The global economy has affected HIV/AIDS prevention research, so “scientists and those who fund them are struggling to set priorities among several competing research methods that could slow the spread of the disease, which causes about 2.7 million new infections worldwide a year,” CQ HealthBeat reports. The article looks at the “tension among those searching for effective vaccines and those who are concentrating on other prophylactic methods. With more and more lines of inquiry showing promise, scientists may be victims of their own success.”
Access to Health Services
Miller-McCune examines the limited access populations living in Africa have to the schistosomiasis drug praziquantel â€“ “the only commercially available treatment for the disease.” Schistosomiasis “kills about 300,000 people and afflicts more than 200 million yearly with chronic and severe anemia, abdominal pain, diarrhea, infertility and bladder cancer,” the magazine writes, adding that the disease is “[e]specially prevalent in sub-Saharan Africa, [where] by some estimates, nearly 800 million people are at risk of infection.”
“The Obama administration is expected on Tuesday to announce a large increase in its pledge to the Global Fund to Fight AIDS, Tuberculosis and Malaria, and to call for reform of the organization,” the Wall Street Journal reports. “The pledge of $4 billion over the next three fiscal years to the Geneva-based organization comes as governments and donors around the world have slowed increases in spending to combat HIV/AIDS, with weaker economies straining budgets,” the newspaper adds (McKay, 10/5).
Also In Global Health News: U.S. Rice Exports To Haiti; Somali Ambulance Workers; HIV In Kenya; Gates Foundation Global Health Work; U.N.’s Congo Mission; U.S. Involvement In Unethical Medical Research
U.S. Should Stop Subsidizing Rice Exports To Haiti, Oxfam Says In a new report, aid agency Oxfam “has called on the United States to stop subsidising American rice exports to Haiti, the poorest country in the western hemisphere, because it says the policy undermines local production of food,” BBC reports.…
The NIH announced Thursday “it will share intellectual property rights on some AIDS drugs in a patent pool designed to make treatments more widely available to the poor,” Reuters reports. The move makes the NIH the “the first research institution to join an HIV medicines patent pool launched by UNITAID, a health financing system funded by a tax on airline tickets which was co-founded by Brazil, Britain, Chile, France, and Norway in 2006,” the news service adds (Kelland, 9/30).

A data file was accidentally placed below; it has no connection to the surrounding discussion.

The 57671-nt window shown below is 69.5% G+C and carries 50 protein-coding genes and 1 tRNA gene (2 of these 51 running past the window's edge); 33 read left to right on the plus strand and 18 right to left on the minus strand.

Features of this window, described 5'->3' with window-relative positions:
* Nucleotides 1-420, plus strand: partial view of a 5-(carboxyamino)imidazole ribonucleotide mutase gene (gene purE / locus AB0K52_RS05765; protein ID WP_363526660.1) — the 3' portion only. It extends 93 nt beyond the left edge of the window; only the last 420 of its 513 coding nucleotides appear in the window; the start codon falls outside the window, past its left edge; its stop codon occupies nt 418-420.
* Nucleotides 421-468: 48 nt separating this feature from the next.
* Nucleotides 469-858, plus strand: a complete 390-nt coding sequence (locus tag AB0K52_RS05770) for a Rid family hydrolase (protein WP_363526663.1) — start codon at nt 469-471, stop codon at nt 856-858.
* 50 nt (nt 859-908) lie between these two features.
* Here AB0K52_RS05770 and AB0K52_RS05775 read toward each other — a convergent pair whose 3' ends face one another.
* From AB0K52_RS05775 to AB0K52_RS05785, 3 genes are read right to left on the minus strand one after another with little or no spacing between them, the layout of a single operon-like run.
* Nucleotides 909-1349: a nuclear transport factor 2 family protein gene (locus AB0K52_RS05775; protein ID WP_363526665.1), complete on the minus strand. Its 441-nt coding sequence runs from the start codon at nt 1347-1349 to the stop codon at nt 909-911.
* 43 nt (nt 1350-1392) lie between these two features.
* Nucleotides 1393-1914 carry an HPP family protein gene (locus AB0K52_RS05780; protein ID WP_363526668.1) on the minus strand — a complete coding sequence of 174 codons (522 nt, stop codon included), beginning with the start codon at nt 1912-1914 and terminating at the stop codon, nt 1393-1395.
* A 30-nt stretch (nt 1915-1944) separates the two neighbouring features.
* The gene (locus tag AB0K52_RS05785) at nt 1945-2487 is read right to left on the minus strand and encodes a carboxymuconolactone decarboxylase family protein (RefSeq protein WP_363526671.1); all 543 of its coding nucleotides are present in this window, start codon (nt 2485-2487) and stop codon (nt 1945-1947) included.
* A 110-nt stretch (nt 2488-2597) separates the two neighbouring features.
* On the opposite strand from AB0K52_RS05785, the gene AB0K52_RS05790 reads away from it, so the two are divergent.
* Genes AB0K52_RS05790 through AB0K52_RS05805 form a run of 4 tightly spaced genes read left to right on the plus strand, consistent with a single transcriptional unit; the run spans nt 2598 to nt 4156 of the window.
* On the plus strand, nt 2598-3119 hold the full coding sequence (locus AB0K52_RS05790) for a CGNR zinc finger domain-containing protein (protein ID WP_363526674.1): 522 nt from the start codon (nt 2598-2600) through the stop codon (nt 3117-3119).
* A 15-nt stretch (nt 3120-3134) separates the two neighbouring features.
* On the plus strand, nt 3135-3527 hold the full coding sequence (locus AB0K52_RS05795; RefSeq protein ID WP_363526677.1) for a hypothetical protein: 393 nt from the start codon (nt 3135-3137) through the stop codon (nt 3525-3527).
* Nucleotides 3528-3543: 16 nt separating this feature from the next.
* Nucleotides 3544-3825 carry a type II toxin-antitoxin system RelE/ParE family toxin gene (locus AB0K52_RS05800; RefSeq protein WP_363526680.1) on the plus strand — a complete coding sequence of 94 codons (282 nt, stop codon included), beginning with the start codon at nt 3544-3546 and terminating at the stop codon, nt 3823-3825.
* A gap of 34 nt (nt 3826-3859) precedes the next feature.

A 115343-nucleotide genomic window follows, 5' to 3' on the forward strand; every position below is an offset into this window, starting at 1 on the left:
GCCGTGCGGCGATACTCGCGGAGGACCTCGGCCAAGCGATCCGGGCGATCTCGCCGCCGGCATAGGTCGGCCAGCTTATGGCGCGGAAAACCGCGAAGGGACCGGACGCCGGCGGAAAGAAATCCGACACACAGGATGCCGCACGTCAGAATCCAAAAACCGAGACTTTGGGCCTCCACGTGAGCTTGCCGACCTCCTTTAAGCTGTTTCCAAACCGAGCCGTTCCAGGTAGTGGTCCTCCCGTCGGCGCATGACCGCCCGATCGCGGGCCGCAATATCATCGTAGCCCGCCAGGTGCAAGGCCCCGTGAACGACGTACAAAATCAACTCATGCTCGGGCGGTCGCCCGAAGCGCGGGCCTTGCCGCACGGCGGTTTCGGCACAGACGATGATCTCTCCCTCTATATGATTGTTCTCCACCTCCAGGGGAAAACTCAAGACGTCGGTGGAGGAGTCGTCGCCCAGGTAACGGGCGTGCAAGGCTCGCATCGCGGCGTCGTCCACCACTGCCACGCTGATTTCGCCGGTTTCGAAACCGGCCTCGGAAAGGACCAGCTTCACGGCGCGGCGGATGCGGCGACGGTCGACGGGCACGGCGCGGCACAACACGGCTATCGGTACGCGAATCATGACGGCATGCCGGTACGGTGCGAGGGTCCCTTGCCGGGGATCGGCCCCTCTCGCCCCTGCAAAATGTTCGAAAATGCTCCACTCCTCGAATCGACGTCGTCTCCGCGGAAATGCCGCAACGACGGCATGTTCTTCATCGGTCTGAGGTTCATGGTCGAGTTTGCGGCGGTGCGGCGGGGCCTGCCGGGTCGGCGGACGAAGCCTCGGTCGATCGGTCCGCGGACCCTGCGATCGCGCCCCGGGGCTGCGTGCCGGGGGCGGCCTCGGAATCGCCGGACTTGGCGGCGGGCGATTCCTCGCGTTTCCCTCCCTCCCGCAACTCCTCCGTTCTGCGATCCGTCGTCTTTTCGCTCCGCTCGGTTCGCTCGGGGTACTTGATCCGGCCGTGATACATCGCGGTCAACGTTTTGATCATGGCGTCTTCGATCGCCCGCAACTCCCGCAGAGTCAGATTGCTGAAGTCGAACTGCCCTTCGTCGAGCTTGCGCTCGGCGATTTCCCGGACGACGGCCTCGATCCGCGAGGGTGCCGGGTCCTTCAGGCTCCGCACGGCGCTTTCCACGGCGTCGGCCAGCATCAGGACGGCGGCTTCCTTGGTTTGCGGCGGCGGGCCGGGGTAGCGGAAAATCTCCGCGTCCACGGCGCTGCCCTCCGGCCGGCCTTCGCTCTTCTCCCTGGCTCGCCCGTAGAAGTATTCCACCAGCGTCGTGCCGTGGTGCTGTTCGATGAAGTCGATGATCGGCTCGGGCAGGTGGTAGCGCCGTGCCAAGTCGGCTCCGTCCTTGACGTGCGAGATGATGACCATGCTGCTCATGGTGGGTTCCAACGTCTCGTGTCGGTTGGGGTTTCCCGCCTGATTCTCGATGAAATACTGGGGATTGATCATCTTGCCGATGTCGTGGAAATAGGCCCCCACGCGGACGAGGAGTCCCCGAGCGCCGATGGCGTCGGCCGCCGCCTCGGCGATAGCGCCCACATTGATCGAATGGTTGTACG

Also In Global Health News: African Bank Donates To Global Fund; Dengue-Blocking Mosquitoes; Maternal Health In Afghanistan; Leishmaniasis Drug; HIV/AIDS In Ukraine; Malnutrition In Mozambique; MDR-TB Study
Africa’s Access Bank Donates $1M To Global Fund Africa’s Access Bank “has announced a donation of the sum of $1 million to the Global Fund’s Gift from Africa” project redeemable over a 3-year period (2010 – 2012),” according to the New Times/allAfrica.com. Aigboje Aig-Imoukhuede, Access Bank’s group managing director, said…
“A record 1.2 million people in low- and middle-income countries started antiretroviral therapy for HIV/AIDS in 2009” â€“ a 30 percent increase from the previous year and a 13-fold increase in six years, according to a joint report released Tuesday by the WHO, UNICEF and UNAIDS, Reuters reports. In total, the report found that 5.25 million people received antiretroviral therapy (ART) in 2009, three-quarters of them living in Africa (Migiro, 9/28).
The three-day U.N. Summit on the Millennium Development Goals (MDGs) ended Wednesday with world leaders “adopting a declaration agreed [to] earlier this month, which promised intensified efforts by the 192 U.N. member states to achieve the world body’s so-called Millennium Development Goals by 2015,” Reuters reports (Worsnip/Wroughton, 9/22).
Several blogs, publications examine the U.N. Millennium Development Goals (MDGs) summit: The MDGs serve a dual purpose “helping the poor countries to fight poverty and the rich countries to preserve a sense of social solidarity,” writes Jeffrey Sachs, director of Columbia University’s Earth Institute in a post on the Guardian’s…
“African leaders said on Tuesday they could do more to meet U.N. goals to slash extreme poverty and urged stronger leadership among developing countries to tackle hunger and disease and attract investment,” Reuters reports in an article that examines the leaders call for African nations to take greater ownership of their development.